Posts Tagged ‘Romeo and Juliet’

Romeo, Romeo, where for art thou Romeo?

In Singapore – and his real name is Hansel Tan.

Yes, last week we went to see a local production of Romeo and Juliet directed by Ivan Heng for the local Wild Rice theatre company.

Juliet’s real name is Julie Wee, also a local, although, from her list of credits she appears to have trained at Melbourne’s Victorian College of the Arts Drama School.

The two star-crossed lovers acquitted themselves splendidly – their passion only marred by the titters of some of the audience members who should have been home watching Playschool.

I especially enjoyed the balcony scene, which was whimsical and delightful. It was no surprise to read that this was Julie Wee’s favourite scene, too, according to the program notes.

Juliet’s nurse was also a gem, played by Neo Swee Lin, who carried an orange candy-striped umbrella, as well as a fan, when she went to meet Romeo on Juliet’s behalf.

And Benvolio and Mercurtio drank young coconut juice through straws as they whinged about Romeo having given them the slip at the Capulet party – giving the show a local flavour.

These days, it seems, the population of fair Verona is mostly of Asian descent, but speaking in accents that would have made Henry Higgins proud, with narry a “lah” to be found.

But there was nothing pompous or false about this interpretation, which was so authentic that at times I forgot they were using Shakespearian English.

In the program, vocal coach Nora Samosir, writes:  “To ‘suit the action to the word, the word to the action’, is not merely to gesture or move appropriately, but mind and body must work together to voice the word suitably.”

In this regard, the actors were spot on.

However, it was also delivered with a lot of authentic saliva, especially from the blokes.

It seems Shakespearean tongue twisters give the saliva ducts a good work out, as from the prologue onwards came sprays of spit that seemed to increase as the show progressed, visible against the mostly black background and dark raked stage.

I was glad I wasn’t in the front row.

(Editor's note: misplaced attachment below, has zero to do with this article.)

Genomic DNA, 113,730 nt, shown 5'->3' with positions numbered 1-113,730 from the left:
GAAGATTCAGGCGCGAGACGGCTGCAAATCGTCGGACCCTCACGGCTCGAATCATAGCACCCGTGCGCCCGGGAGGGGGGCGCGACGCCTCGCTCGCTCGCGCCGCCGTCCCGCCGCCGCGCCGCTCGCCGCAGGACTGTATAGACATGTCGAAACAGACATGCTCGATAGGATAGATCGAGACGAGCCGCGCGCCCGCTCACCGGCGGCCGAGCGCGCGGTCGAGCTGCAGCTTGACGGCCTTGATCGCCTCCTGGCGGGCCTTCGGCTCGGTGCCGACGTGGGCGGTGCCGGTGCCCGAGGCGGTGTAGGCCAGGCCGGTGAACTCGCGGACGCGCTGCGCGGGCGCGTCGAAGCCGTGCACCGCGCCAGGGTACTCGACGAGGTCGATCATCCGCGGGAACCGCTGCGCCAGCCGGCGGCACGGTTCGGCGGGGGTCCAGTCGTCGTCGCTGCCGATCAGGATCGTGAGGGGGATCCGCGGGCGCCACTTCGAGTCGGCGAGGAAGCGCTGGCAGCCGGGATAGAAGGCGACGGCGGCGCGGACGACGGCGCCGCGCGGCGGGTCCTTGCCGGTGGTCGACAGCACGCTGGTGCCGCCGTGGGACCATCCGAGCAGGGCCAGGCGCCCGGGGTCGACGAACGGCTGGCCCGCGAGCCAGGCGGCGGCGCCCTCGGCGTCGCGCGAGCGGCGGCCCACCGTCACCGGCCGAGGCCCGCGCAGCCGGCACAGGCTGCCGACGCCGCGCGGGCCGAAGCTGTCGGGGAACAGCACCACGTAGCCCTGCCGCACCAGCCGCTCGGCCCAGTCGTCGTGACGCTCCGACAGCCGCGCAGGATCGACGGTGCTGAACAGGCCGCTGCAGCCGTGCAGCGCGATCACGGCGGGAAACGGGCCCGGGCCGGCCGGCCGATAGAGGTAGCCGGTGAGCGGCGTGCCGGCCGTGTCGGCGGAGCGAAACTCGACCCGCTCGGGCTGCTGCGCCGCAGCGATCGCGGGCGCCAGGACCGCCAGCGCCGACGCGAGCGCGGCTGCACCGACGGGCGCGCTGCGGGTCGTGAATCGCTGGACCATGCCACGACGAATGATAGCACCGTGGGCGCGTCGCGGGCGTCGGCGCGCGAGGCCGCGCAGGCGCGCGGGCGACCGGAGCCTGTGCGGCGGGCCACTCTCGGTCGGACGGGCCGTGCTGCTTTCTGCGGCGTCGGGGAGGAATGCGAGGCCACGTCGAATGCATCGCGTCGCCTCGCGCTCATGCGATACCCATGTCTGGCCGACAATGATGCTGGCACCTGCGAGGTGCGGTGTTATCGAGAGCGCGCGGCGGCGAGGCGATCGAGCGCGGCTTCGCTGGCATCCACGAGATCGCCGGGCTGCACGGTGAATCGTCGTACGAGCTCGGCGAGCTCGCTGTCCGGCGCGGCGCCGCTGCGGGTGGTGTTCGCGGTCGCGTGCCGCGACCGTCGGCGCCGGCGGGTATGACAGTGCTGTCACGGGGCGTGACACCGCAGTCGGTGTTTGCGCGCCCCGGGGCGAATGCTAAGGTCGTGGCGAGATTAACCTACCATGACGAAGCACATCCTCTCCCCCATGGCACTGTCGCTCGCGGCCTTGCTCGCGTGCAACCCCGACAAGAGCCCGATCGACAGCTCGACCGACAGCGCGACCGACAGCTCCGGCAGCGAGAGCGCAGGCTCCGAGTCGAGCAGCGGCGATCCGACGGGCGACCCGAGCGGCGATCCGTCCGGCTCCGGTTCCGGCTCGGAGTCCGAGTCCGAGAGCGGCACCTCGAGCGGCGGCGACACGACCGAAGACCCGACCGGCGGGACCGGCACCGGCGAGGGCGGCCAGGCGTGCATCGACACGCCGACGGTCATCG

The sprays were accompanied by snores from the large woman sitting next to me, whose extraordinarily large head kept lolling forwards and sideways as she dreamed on, perhaps of Mercutio’s Queen Mab?

When she did manage to open her eyes, she played with her phone, despite a request at the start of the show that all audience members refrain from doing so.

Ahh, theatre audiences ain’t what they used to be.

Back in Melbourne some years ago, I attended a memorable performance of Miss Siagon, made  more memorable by the people behind us who discussed the footy all the way through and then had the temerity to tap me on the shoulder and ask me to sit back when I leaned forward in my seat for a better view.

These days, it seems that theatres everywhere are full of people who have the money, but not the manners.

It is shame that they don’t heed the prologue of Romeo and Juliet and “with patient ears attend”.

However, there are those who attend with patient ears, but who still struggle to stay awake.

Like Rob.

“What do you think?” I asked, my cheeks feverish with excitement, as we emerged from Romeo and Juliet at  at interval.

“S’okay,” he replied, tucking into his second chocolate bar.

I was surprised. After all, there was blood, and fighting and sex.

The following night we ended up at Ion Orchard for Rob’s favorite food: Japanese. But there was no leisurely lingering afterwards.

“I thought we were going to look at the shops after this,” I panted, waddling behind as he belted along Orchard Rd.

“My show’s on at eight,” he replied.

“What show?” I asked, now having lost all hope of stopping for ice cream.

Game of Thrones.”

For the unitiated, Game of Thrones is also about feuding families and also includes a lot of blood, fighting and sex.

And just like in Romeo and Juliet, most of the decisions are made by men, with women merely chattels and incubators.

As one brawny and mean-looking brute says to his wife. “You were nothing until I squirted my son into you.”

Call me old fashioned, but I like it better as poetry.

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